Look, it's a new story! This originally started out as a creative writing assignment for my class. We were to find a poem in a certain section of our poetry book and write a short story about it. I wrote the really short version, but I just felt compelled to write a longer one. This story has so much potential to me. It's more interpretive, rather than my usual escape fiction. It will be several chapters, but they're short chapters. So don't worry, Seeing Trough Tears is still number one to me.
This story relates to me in a way with my writing. In grade ten, my counselor wanted me to switch from normal English to communications for the future year because of my spelling disability. Luckily, My grade ten teacher had faith in me and convinced him to give me a second chance. In grade eleven I received a B for the first term in English and an A for the second. And now, in grade twelve, for my first semester I took Journalism and received 92 for both terms, and was also one of the three selected for the editorial board. Although I'm not taking the course again this semester I am a "consultant" and edit other journalists articles, as well as help with lay out and am ready to write a column or article if needed at the last minute.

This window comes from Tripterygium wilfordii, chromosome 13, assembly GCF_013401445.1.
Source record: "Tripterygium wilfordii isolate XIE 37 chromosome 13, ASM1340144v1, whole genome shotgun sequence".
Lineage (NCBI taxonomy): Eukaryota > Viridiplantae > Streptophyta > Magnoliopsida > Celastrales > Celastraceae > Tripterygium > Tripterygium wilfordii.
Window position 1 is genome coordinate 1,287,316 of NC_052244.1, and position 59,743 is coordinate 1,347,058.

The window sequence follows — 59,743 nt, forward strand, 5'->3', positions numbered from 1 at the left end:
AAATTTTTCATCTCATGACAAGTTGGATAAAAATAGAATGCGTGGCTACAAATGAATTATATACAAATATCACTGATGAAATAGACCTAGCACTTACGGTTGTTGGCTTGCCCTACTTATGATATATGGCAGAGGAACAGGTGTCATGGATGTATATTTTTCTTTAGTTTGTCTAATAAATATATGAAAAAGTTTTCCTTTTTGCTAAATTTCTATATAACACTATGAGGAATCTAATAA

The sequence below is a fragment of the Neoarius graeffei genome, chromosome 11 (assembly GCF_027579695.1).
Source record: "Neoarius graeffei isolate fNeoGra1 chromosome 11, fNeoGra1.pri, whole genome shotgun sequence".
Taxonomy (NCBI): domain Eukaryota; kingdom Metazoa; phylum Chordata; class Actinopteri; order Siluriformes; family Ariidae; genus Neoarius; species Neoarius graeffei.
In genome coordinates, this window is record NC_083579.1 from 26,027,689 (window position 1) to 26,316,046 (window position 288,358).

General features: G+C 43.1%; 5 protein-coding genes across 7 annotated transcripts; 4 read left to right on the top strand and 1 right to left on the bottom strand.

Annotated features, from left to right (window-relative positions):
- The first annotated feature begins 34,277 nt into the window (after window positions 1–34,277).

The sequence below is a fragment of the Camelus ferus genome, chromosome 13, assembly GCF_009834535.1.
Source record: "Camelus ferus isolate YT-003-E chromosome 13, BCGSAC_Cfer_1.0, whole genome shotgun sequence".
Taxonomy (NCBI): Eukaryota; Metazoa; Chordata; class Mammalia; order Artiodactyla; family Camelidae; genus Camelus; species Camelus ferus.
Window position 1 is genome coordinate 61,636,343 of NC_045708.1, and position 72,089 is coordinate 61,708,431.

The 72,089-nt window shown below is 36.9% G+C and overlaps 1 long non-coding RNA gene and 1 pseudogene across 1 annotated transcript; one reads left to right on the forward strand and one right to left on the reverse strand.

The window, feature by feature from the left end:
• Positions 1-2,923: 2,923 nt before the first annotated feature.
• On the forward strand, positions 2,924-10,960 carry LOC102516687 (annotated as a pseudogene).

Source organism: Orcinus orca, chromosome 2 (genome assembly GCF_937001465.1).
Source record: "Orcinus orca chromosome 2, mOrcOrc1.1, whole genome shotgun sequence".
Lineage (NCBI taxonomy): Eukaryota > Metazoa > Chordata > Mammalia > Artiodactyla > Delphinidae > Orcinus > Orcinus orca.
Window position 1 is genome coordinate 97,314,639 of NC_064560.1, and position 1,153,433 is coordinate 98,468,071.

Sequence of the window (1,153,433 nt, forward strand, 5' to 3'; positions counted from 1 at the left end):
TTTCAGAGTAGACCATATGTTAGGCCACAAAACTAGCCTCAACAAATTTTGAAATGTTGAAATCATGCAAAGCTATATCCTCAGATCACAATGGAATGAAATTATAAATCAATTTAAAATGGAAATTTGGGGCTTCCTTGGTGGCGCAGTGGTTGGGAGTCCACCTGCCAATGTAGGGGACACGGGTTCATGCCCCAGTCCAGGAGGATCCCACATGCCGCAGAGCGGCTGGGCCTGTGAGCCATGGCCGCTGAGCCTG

But really, why am I telling you this? I'm simply showing you that this is a story that everyone can relate too. Don't get me wrong now; my story is quite different from Miss. Webbers'. I know I usually have stories based on romance and although there is a tiny bit in this story (not till chapter three, though, and it's not just thrown in. it's required for the story line), that is not essentially what the story is about.
I must remind you that this is an interpretive story, so if you're wondering why she hasn't told you a lot yet that's because interpretive literature depends on strictly showing, and barely any telling. It also goes much slower because plot isn't as suspenseful, or important.
To Seeing Though Tears readers: Really sorry that the next chapter isn't up today, but I've been busy yet again. It's getting there though, trust me. It will be up within a week. (Hides behind corner) I really, really am sorry! But I'm having a bit of trouble with the scene I'm writing right now and I also refuse to put another chapter up until the whole story is completely edited… so give me another week, please. I love you guys!
Please review and let me know what you think!